I have narrowed it down to a step deck but have a few questions

Discussion in 'Flatbed Trucking Forum' started by Dadetrucking305, Jul 25, 2021.

  1. Dadetrucking305

    Dadetrucking305 Medium Load Member

    Do you think the bottom will rip out the way I have it now?
     
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  3. skallagrime

    skallagrime Road Train Member

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    It wont "rip out" what will happen with a lot of weight is that it will sag, making the doors come open, which will eventually lead to either the hinges failing or the front bottom of the box bending or cracking. In the meantime, i would keep the weight as far towards the box ends as possible.

    If you have coil racks, place them down and then the heavy stuff on top of them
     
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  4. Kyle G.

    Kyle G. Road Train Member

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    This is what happened to my box after about a year and a half of use. But I had something like 20 chains riding in that thing, plus all my straps. Way too much weight. I was storing the chains in two 8 gallon stainless steel trash cans, which did a nice job of containing them but centered all the weight on one area. Oops. I can see how the method described by skallagrime would at least take the weight and spread it out evenly.
    Resized_20210726_133021.jpeg Resized_20210726_133002.jpeg
     
    Last edited: Jul 31, 2021
  5. staceydude

    staceydude Medium Load Member

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    7CF13D33-6796-4D96-B9CE-566DF8CDD4DB.jpeg @Dadetrucking305

    here is a setup I saw today once you get ramps (if you do) I like that dunnage rack. He has one on both sides.
     
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  6. skallagrime

    skallagrime Road Train Member

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    Yep, if you note, the face of the box is bowed down causing door issues as well, id wager that happened long before the break happened, gotta keep the weight towards the back of the box where the back can act as a full height gusset too
     
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  7. kylefitzy

    kylefitzy Road Train Member

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    If I’m spending someone else’s money this would be a great setup. His boxes are much taller then yours though. I’ve also seen guys take rectangle square tube to make pockets for each chain. 7BB35D66-738B-41F7-8B5F-0DF9FB273813.jpeg BA44836A-5EB3-4A8D-ADA4-E6F7B8DA4EA8.jpeg 880FF1FB-90B6-4B94-BC5A-DB277191C6DC.jpeg F227FEB8-C794-432F-8C00-A03EA386A254.jpeg

    I used 4” pvc drainage pipe for my chains in my headache rack. Works great with my ratchet binders stored above on a rack. image.jpg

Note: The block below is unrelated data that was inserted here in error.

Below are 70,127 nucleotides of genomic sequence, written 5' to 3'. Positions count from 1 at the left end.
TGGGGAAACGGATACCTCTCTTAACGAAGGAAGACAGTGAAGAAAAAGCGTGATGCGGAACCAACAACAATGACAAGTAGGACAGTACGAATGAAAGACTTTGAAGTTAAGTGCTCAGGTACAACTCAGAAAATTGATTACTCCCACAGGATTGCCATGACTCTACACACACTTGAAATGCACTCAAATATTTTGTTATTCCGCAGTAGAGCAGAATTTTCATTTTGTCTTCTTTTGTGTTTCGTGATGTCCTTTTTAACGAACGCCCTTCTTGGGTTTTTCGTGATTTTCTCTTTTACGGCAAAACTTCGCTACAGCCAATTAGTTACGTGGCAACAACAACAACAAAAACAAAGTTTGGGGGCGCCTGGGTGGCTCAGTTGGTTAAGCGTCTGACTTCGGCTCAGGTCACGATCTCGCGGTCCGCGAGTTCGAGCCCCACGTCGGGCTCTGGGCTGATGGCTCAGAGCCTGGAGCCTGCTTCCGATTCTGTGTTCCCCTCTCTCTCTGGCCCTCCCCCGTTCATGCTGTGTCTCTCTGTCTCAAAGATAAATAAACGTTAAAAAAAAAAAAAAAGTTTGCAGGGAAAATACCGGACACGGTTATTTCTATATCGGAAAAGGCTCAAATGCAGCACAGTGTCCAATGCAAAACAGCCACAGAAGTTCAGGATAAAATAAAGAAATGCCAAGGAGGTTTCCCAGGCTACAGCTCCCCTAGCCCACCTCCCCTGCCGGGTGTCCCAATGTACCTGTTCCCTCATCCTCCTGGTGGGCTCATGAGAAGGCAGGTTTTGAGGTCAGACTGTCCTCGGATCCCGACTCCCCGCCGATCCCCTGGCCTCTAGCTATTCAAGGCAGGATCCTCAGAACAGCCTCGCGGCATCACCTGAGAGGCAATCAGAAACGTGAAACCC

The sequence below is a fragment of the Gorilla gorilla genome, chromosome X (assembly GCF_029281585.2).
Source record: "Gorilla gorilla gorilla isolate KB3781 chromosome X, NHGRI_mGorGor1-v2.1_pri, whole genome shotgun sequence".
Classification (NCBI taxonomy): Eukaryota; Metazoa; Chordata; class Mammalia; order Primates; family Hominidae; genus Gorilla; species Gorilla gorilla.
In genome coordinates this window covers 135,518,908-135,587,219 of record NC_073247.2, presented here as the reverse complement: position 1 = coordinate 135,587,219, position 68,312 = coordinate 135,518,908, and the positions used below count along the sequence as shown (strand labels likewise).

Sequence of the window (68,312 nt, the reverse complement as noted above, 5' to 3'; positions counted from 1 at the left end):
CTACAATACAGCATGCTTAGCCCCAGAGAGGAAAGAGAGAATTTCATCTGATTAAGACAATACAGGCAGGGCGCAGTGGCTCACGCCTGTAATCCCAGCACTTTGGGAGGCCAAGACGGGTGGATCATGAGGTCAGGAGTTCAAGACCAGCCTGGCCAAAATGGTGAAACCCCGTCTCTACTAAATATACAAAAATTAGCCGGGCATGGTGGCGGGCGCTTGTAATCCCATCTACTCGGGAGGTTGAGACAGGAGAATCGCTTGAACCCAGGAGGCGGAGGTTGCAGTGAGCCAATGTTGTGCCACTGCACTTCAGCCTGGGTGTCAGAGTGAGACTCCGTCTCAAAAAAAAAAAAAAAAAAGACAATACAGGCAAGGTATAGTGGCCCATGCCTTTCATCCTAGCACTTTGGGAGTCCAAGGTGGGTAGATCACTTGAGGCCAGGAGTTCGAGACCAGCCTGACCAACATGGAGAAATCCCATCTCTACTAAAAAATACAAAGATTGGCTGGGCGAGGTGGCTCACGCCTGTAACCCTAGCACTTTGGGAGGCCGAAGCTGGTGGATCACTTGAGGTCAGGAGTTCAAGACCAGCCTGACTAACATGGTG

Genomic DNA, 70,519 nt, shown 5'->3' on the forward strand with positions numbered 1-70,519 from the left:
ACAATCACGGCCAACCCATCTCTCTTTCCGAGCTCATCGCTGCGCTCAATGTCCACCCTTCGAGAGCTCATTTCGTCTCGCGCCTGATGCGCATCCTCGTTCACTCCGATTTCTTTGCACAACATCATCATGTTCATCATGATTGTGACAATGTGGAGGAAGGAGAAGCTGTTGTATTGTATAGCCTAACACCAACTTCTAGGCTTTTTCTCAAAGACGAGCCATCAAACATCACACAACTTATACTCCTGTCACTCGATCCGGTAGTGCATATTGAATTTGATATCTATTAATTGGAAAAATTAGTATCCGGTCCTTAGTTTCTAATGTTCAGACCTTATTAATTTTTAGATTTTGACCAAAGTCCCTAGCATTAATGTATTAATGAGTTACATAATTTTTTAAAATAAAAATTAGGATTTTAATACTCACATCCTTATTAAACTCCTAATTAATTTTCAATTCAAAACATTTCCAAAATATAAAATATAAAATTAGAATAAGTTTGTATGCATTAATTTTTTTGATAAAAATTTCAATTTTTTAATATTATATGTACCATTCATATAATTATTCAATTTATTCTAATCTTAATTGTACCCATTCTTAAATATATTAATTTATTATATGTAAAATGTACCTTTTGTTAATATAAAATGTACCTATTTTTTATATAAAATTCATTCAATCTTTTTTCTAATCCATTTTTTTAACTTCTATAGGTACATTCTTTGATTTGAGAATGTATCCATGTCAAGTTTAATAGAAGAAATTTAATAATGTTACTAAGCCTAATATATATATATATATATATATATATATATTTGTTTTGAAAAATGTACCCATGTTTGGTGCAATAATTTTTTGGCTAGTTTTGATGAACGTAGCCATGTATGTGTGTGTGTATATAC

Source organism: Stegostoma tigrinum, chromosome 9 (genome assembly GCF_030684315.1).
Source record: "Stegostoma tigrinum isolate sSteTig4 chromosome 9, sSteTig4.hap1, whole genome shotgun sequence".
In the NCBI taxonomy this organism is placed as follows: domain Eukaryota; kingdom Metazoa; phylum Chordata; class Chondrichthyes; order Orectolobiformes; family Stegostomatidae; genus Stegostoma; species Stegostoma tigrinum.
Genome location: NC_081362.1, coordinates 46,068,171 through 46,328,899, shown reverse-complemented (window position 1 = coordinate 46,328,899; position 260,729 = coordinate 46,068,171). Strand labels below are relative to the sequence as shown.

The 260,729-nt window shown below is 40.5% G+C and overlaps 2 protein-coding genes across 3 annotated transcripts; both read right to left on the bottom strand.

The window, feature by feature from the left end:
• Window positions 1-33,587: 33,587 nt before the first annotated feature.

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  8. Nostalgic

    Nostalgic Road Train Member

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    Here's my experiences trying to use a box like you pictured.
    1- The chains are NOT going to stay in the rubber tubs. They're going to bounce around and move to whatever location they want to be in and then they're going to keep bouncing until your box breaks. Every time you go to use them, you'll try to figure out why 2 chains are in 1 tub, and who the heck tied them in knots.
    2- The binders are going to make their mission to hook to the chains that are bouncing around. They'll successfully find a place to secure to your door latches to other heavy objects, making opening your box next to impossible. That is, unless they decide to just break your latches and kick all your stuff out while going through a construction zone with jersey barriers on both sides. (Not me, but a co-worker)

    I only carry 2 things in my trailer boxes now. Pipe stakes and tarps, and I'm still looking for a better place to put the pipe stakes...
     
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  9. Kyle G.

    Kyle G. Road Train Member

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    Dang, that is a beautiful setup. Some money went into that! I actually had envisioned something similar with welding some flatbar across the top to hang my chains from. The weight of the chains would obviously still be riding on the bottom of the box, but that would keep them in place and make them easy to retrieve. But, the weld shop wanted something like $1100-$1200 to fabricate that and my boss said no way (Obviously, I am not a welder, perhaps I should learn).
     
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  10. kylefitzy

    kylefitzy Road Train Member

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    Take some 3/8x 2 or 3” flat bar and a few 3” long pieces of 1” square tube. Use the square tube as spacers between the flatbar and the box. Using 1/2 grade 5 o
     
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